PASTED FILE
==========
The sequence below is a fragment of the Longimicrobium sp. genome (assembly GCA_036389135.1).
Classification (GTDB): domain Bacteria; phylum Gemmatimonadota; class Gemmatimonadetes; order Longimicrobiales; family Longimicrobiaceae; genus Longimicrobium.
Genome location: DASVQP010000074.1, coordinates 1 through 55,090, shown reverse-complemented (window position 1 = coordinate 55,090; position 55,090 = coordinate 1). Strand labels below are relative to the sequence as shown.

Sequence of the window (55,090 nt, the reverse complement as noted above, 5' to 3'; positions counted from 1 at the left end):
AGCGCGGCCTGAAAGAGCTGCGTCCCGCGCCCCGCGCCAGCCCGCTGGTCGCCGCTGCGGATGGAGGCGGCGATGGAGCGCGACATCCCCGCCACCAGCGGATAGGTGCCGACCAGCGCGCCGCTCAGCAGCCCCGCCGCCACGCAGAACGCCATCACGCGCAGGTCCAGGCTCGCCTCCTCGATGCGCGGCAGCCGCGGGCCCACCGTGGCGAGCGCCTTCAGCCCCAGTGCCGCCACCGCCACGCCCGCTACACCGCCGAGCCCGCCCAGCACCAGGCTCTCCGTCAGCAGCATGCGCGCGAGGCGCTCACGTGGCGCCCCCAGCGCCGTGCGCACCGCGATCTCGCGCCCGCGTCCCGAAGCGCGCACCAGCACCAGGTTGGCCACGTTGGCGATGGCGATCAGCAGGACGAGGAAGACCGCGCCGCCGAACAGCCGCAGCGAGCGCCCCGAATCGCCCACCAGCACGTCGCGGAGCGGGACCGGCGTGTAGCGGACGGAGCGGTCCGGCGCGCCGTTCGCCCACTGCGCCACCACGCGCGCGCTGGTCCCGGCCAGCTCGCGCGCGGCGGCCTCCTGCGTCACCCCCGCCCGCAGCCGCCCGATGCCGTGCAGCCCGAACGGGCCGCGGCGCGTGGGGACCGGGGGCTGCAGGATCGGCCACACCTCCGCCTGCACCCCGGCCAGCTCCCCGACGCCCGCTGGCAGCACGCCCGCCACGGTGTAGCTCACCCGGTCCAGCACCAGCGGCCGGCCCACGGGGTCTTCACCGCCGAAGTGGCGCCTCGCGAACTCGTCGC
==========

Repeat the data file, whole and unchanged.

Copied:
The sequence below is a fragment of the Longimicrobium sp. genome (assembly GCA_036389135.1).
Classification (GTDB): domain Bacteria; phylum Gemmatimonadota; class Gemmatimonadetes; order Longimicrobiales; family Longimicrobiaceae; genus Longimicrobium.
Genome location: DASVQP010000074.1, coordinates 1 through 55,090, shown reverse-complemented (window position 1 = coordinate 55,090; position 55,090 = coordinate 1). Strand labels below are relative to the sequence as shown.

Sequence of the window (55,090 nt, the reverse complement as noted above, 5' to 3'; positions counted from 1 at the left end):
AGCGCGGCCTGAAAGAGCTGCGTCCCGCGCCCCGCGCCAGCCCGCTGGTCGCCGCTGCGGATGGAGGCGGCGATGGAGCGCGACATCCCCGCCACCAGCGGATAGGTGCCGACCAGCGCGCCGCTCAGCAGCCCCGCCGCCACGCAGAACGCCATCACGCGCAGGTCCAGGCTCGCCTCCTCGATGCGCGGCAGCCGCGGGCCCACCGTGGCGAGCGCCTTCAGCCCCAGTGCCGCCACCGCCACGCCCGCTACACCGCCGAGCCCGCCCAGCACCAGGCTCTCCGTCAGCAGCATGCGCGCGAGGCGCTCACGTGGCGCCCCCAGCGCCGTGCGCACCGCGATCTCGCGCCCGCGTCCCGAAGCGCGCACCAGCACCAGGTTGGCCACGTTGGCGATGGCGATCAGCAGGACGAGGAAGACCGCGCCGCCGAACAGCCGCAGCGAGCGCCCCGAATCGCCCACCAGCACGTCGCGGAGCGGGACCGGCGTGTAGCGGACGGAGCGGTCCGGCGCGCCGTTCGCCCACTGCGCCACCACGCGCGCGCTGGTCCCGGCCAGCTCGCGCGCGGCGGCCTCCTGCGTCACCCCCGCCCGCAGCCGCCCGATGCCGTGCAGCCCGAACGGGCCGCGGCGCGTGGGGACCGGGGGCTGCAGGATCGGCCACACCTCCGCCTGCACCCCGGCCAGCTCCCCGACGCCCGCTGGCAGCACGCCCGCCACGGTGTAGCTCACCCGGTCCAGCACCAGCGGCCGGCCCACGGGGTCTTCACCGCCGAAGTGGCGCCTCGCGAACTCGTCGC